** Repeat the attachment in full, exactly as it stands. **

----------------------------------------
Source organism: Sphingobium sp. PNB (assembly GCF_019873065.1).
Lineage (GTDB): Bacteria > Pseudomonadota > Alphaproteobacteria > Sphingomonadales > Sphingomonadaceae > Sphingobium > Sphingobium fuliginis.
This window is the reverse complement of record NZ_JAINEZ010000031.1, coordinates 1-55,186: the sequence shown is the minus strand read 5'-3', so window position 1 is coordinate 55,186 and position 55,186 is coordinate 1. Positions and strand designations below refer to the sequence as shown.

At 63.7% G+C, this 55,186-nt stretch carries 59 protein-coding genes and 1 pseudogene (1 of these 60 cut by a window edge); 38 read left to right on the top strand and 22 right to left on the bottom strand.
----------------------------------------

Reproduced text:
Source organism: Sphingobium sp. PNB (assembly GCF_019873065.1).
Lineage (GTDB): Bacteria > Pseudomonadota > Alphaproteobacteria > Sphingomonadales > Sphingomonadaceae > Sphingobium > Sphingobium fuliginis.
This window is the reverse complement of record NZ_JAINEZ010000031.1, coordinates 1-55,186: the sequence shown is the minus strand read 5'-3', so window position 1 is coordinate 55,186 and position 55,186 is coordinate 1. Positions and strand designations below refer to the sequence as shown.

At 63.7% G+C, this 55,186-nt stretch carries 59 protein-coding genes and 1 pseudogene (1 of these 60 cut by a window edge); 38 read left to right on the top strand and 22 right to left on the bottom strand.